A native of Terre Haute, Indiana, Eugene V. Debs began working as a locomotive fireman (tending the fires of a train’s steam engine) as a youth in the 1870s. His experience in the American labor movement later led him to socialism. In the early-twentieth century, as the Socialist Party of America’s candidate, he ran for the presidency five times and twice earned nearly one-million votes. He was America’s most prominent socialist. In 1902, a New York paper asked Debs how he became a socialist. This is his answer.
I rode on the engines over mountain and plain, slept in the cabooses and bunks, and was fed from their pails by the swarthy stokers who still nestle close to my heart, and will until it is cold and still.
Through all these years I was nourished at Fountain Proletaire. I drank deeply of its waters and every particle of my tissue became saturated with the spirit of the working class. I had fired an engine and been stung by the exposure and hardship of the rail. I was with the boys in their weary watches, at the broken engine’s side and often helped to bear their bruised and bleeding bodies back to wife and child again. How could I but feel the burden of their wrongs? How the seed of agitation fail to take deep root in my heart?
In 1894 the American Railway Union was organized and a braver body of men never fought the battle of the working class.
Up to this time I had heard but little of Socialism, knew practically nothing about the movement, and what little I did know was not calculated to impress me in its favor. I was bent on thorough and complete organization of the railroad men and ultimately the whole working class, and all my time and energy were given to that end. My supreme conviction was that if they were only organized in every branch of the service and all acted together in concert they could redress their wrongs and regulate the conditions of their employment. The stockholders of the corporation acted as one, why not the men? It was such a plain proposition—simply to follow the example set before their eyes by their masters—surely they could not fail to see it, act as one, and solve the problem.
It is useless to say that I had yet to learn the workings of the capitalist system, the resources of its masters and the weakness of its slaves. Indeed, no shadow of a “system’ fell athwart my pathway; no thought of ending wage-misery marred my plans. I was too deeply absorbed in perfecting wage-servitude and making it a “thing of beauty and a joy forever.’
It all seems very strange to me now, taking a backward look, that my vision was so focalized on a single objective point that I utterly failed to see what now appears as clear as the noonday sun—so clear that I marvel that any workingman, however dull, uncomprehending, can resist it.
But perhaps it was better so. I was to be baptized in Socialism in the roar of conflict and I thank the gods for reserving to this fitful occasion the fiat, “Let there be light!’—the light that streams in steady radiance upon the broadway to the Socialist republic.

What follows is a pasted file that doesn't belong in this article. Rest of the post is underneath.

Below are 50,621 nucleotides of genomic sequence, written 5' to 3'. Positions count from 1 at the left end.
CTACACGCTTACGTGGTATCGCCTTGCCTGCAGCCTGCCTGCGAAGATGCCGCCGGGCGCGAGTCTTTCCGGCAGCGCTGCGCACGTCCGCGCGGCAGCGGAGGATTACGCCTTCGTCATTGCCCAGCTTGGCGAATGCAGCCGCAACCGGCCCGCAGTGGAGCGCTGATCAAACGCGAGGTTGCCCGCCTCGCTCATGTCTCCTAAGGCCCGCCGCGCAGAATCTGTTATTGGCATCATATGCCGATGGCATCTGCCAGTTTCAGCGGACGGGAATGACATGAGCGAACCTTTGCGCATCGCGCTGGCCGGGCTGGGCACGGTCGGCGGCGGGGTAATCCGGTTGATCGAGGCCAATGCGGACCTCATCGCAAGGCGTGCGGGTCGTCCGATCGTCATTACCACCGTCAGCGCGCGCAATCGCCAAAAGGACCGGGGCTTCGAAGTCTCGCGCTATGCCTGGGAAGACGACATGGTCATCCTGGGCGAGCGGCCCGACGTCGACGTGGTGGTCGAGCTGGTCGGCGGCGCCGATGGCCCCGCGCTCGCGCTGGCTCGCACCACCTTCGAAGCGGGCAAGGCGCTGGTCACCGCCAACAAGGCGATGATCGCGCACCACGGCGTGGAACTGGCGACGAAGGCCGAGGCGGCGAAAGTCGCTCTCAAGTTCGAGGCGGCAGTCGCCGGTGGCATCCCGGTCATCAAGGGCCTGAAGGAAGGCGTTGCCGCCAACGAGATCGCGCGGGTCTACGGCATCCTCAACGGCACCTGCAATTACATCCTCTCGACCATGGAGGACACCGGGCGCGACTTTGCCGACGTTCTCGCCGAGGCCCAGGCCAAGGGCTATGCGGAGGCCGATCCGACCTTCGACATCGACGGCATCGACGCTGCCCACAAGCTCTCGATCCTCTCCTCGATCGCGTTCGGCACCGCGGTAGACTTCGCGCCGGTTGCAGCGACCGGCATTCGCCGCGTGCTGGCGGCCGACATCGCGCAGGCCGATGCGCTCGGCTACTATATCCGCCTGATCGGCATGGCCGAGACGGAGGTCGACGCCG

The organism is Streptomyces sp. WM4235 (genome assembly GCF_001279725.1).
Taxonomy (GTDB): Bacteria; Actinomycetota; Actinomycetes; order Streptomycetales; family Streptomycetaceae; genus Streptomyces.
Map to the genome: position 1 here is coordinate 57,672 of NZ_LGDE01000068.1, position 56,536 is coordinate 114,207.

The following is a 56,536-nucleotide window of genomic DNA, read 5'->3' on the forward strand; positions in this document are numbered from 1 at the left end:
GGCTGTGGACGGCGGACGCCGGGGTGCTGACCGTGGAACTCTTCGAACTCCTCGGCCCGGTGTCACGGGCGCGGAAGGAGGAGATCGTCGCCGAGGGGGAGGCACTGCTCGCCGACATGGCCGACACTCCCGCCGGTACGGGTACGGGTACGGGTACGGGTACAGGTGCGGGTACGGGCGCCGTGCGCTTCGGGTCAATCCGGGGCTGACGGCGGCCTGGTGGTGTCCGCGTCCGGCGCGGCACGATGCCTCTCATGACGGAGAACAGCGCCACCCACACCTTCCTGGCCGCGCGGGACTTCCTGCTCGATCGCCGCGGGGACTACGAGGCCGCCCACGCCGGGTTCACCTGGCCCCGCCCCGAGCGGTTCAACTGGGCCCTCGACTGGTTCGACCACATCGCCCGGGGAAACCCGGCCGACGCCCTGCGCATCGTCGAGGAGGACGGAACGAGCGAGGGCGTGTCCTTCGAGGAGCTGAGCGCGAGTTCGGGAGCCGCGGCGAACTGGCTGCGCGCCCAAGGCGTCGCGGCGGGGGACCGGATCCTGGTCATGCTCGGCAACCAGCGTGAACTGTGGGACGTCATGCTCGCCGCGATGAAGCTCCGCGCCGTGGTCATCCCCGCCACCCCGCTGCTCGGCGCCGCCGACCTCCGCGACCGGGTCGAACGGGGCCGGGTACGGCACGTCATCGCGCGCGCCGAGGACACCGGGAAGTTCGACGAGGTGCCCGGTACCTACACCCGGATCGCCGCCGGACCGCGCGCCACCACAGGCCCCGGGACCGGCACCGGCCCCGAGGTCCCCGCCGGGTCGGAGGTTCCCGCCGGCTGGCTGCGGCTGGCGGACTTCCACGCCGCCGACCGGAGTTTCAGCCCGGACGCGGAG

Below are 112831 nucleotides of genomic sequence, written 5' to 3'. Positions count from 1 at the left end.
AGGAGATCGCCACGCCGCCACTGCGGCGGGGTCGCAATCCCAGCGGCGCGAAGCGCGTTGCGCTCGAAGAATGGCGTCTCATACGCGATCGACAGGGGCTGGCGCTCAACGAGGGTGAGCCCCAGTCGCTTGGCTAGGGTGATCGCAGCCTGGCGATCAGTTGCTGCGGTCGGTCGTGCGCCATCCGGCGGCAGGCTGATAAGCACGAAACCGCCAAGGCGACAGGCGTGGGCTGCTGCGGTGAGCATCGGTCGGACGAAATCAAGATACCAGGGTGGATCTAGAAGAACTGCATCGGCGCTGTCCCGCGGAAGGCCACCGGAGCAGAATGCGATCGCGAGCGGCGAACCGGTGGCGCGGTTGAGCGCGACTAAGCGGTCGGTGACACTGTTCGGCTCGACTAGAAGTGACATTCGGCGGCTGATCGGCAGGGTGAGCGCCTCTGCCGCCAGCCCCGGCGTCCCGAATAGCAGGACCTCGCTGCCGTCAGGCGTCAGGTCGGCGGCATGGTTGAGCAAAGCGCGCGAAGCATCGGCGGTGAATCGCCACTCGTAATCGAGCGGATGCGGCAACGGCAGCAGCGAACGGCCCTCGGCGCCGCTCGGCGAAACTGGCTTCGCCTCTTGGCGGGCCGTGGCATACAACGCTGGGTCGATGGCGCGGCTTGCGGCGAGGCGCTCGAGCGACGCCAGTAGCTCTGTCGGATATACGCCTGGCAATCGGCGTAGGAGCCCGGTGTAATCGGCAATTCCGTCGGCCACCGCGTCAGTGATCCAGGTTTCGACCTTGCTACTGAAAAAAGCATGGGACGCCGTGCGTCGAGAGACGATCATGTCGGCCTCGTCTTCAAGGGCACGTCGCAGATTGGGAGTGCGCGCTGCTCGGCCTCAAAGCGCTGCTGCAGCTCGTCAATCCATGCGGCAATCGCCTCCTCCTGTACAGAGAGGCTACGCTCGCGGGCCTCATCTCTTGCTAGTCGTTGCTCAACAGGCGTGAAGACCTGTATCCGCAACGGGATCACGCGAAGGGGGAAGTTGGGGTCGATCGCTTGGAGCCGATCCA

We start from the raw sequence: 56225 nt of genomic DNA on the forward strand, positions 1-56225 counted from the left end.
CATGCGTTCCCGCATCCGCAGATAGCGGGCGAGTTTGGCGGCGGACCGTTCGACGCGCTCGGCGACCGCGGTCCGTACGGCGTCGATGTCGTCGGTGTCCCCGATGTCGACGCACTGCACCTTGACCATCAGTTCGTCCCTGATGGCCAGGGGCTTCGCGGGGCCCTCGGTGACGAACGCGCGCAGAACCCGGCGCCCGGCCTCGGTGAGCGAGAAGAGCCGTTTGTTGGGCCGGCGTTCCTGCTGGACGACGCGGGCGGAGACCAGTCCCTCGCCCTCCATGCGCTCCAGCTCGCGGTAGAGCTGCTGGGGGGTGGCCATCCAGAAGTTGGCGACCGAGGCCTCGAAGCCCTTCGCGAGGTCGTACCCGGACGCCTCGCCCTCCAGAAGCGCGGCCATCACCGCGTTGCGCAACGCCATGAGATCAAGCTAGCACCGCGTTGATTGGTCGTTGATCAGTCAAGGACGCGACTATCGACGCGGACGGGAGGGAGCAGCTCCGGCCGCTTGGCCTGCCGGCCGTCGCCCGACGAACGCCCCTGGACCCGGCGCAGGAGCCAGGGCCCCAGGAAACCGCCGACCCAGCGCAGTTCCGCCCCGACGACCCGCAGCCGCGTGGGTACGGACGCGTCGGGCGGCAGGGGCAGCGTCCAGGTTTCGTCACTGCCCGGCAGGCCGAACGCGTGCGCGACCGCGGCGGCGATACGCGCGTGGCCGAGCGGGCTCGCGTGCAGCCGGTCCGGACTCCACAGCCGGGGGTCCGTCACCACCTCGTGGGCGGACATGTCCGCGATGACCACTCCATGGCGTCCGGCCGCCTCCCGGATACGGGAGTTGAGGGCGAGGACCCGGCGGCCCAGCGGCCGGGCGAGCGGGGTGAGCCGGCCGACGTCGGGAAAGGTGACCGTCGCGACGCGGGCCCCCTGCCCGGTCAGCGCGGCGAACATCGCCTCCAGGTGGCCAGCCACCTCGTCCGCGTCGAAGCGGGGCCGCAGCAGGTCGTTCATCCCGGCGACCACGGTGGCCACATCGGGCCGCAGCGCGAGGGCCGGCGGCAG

The skirmish lines of the A. R. U. were well advanced. A series of small battles were fought and won without the loss of a man. A number of concessions were made by the corporations rather than risk an encounter. Then came the fight on the Great Northern, short sharp, and decisive. The victory was complete—the only railroad strike of magnitude ever won by an organization in America.
Next followed the final shock—the Pullman strike—and the American Railway Union again won, clear and complete. The combined corporations were paralyzed and helpless. At this juncture there were delivered, from wholly unexpected quarters, a swift succession of blows that blinded me for an instant and then opened wide my eyes—and in the gleam of every bayonet and the flash of every rifle the class struggle was revealed. This was my first practical lesson in Socialism, though wholly unaware that it was called by that name.
An army of detectives, thugs and murderers were equipped with badge and beer and bludgeon and turned loose; old hulks of cars were fired; the alarm bells tolled; the people were terrified; the most startling rumors were set afloat; the press volleyed and thundered, and over all the wires sped the news that Chicago’s white throat was in the clutch of a red mod; injunctions flew thick and fast, arrests followed, and our office and headquarters, the heart of the strike, was sacked, torn out and nailed up by the “lawful’ authorities of the federal government; and when in company with my loyal comrades I found myself in Cook county jail at Chicago with the whole press screaming conspiracy, treason and murder….
The Chicago jail sentences were followed by six months at Woodstock and it was here that Socialism gradually laid hold of me in its own irresistible fashion. Books and pamphlets and letters from socialists came by every mail and I began to read and think and dissect the anatomy of the system in which workingmen, however organized, could be shattered and battered and splintered at a single stroke. The writings of Bellamy and Blanchford early appealed to me. The “Cooperative Commonwealth’ of Gronlund also impressed me, but the writings of Kautsky were so clear and conclusive that I readily grasped, not merely his argument, but also caught the spirit of his socialist utterance—and I thank him and all who helped me out of darkness into light.
[Source: Eugene V. Debs, “How I Became a Socialist.” The Comrade, April 1902.]